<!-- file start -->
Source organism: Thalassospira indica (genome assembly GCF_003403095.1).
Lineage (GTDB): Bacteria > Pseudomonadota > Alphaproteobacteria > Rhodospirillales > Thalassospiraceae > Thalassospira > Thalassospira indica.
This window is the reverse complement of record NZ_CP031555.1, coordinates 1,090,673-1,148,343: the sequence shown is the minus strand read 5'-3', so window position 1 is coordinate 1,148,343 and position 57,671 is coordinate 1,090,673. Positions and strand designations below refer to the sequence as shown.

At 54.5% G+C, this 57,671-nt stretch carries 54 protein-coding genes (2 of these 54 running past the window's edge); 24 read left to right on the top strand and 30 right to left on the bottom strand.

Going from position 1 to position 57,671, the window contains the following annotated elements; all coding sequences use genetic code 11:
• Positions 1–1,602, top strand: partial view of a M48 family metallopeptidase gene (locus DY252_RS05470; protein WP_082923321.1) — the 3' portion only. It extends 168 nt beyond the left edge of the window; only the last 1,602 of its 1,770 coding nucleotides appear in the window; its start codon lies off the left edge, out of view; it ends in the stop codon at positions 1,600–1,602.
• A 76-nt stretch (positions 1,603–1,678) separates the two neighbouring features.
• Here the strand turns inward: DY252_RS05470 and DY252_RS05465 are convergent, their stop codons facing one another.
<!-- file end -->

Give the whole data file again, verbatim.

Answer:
Source organism: Thalassospira indica (genome assembly GCF_003403095.1).
Lineage (GTDB): Bacteria > Pseudomonadota > Alphaproteobacteria > Rhodospirillales > Thalassospiraceae > Thalassospira > Thalassospira indica.
This window is the reverse complement of record NZ_CP031555.1, coordinates 1,090,673-1,148,343: the sequence shown is the minus strand read 5'-3', so window position 1 is coordinate 1,148,343 and position 57,671 is coordinate 1,090,673. Positions and strand designations below refer to the sequence as shown.

At 54.5% G+C, this 57,671-nt stretch carries 54 protein-coding genes (2 of these 54 running past the window's edge); 24 read left to right on the top strand and 30 right to left on the bottom strand.

Going from position 1 to position 57,671, the window contains the following annotated elements; all coding sequences use genetic code 11:
• Positions 1–1,602, top strand: partial view of a M48 family metallopeptidase gene (locus DY252_RS05470; protein WP_082923321.1) — the 3' portion only. It extends 168 nt beyond the left edge of the window; only the last 1,602 of its 1,770 coding nucleotides appear in the window; its start codon lies off the left edge, out of view; it ends in the stop codon at positions 1,600–1,602.
• A 76-nt stretch (positions 1,603–1,678) separates the two neighbouring features.
• Here the strand turns inward: DY252_RS05470 and DY252_RS05465 are convergent, their stop codons facing one another.